Health warnings are already in place for several popular swim spots around the country, with more likely to be out of action as the hot weather continues.
The warm start to summer has seen people flocking to beaches, lakes and rivers to cool off but they're being warned to check the water safety status before diving in.
In Auckland, a wastewater overflow means St Mary's Bay is out of action for swimming.
In Wellington, algal blooms have prompted warnings along the Hutt River.
Taupō lake has been partially closed to swimmers because of toxic algae.
In Canterbury, high rates of Enterococci mean swimming is not advised at Church Bay, or Takamatua Bay.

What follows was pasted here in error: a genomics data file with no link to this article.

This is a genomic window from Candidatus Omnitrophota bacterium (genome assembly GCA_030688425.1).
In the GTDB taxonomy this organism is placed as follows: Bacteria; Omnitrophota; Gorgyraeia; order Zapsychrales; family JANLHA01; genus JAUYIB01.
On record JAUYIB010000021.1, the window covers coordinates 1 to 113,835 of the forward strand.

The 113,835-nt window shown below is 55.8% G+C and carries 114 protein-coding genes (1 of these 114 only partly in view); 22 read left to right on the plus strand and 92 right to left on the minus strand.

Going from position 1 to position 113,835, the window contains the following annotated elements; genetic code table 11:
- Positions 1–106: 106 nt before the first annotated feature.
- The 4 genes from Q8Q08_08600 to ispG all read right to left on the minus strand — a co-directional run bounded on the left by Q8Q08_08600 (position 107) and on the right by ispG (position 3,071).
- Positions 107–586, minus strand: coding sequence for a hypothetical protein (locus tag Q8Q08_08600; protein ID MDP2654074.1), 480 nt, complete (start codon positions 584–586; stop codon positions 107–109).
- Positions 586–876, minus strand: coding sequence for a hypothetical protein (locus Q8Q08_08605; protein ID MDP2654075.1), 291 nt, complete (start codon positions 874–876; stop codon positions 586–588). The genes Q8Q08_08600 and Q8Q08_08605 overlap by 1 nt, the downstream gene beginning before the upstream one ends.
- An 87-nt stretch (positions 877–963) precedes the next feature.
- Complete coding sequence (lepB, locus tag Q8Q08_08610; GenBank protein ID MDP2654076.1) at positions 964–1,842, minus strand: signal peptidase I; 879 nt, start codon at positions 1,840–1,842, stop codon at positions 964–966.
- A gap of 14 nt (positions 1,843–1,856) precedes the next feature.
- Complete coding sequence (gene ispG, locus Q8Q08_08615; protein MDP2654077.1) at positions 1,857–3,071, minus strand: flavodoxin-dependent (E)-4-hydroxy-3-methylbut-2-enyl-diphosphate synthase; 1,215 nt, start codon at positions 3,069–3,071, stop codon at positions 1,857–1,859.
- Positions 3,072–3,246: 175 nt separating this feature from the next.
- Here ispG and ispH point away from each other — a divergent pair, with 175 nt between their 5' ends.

Warnings are in place for several Manawatu spots, including Lake Dudding, Makakahi and parts of the Mangatainoka River.
Swimming is not advised at several Taranaki waterways, including Te Henui Stream, Timaru Stream and Waiwhakaiho River.
Caution notices are also in place for many swim spots affected by long-standing water quality issues, which are likely to become unsafe to swim in if there is heavy rainfall.
Water New Zealand chief executive John Pfahlert said as water temperatures increased, toxic algal growth often occurred in waterways.
Sometimes it was a natural occurrence and other times it was exacerbated by excess nutrients going into the water, sometimes through farming.
Mr Pfahlert expected more warnings would come into place if the hot weather continued.
People needed to check water quality before they went for a swim to avoid getting sick.
"These are issues that can have quite serious adverse health effects."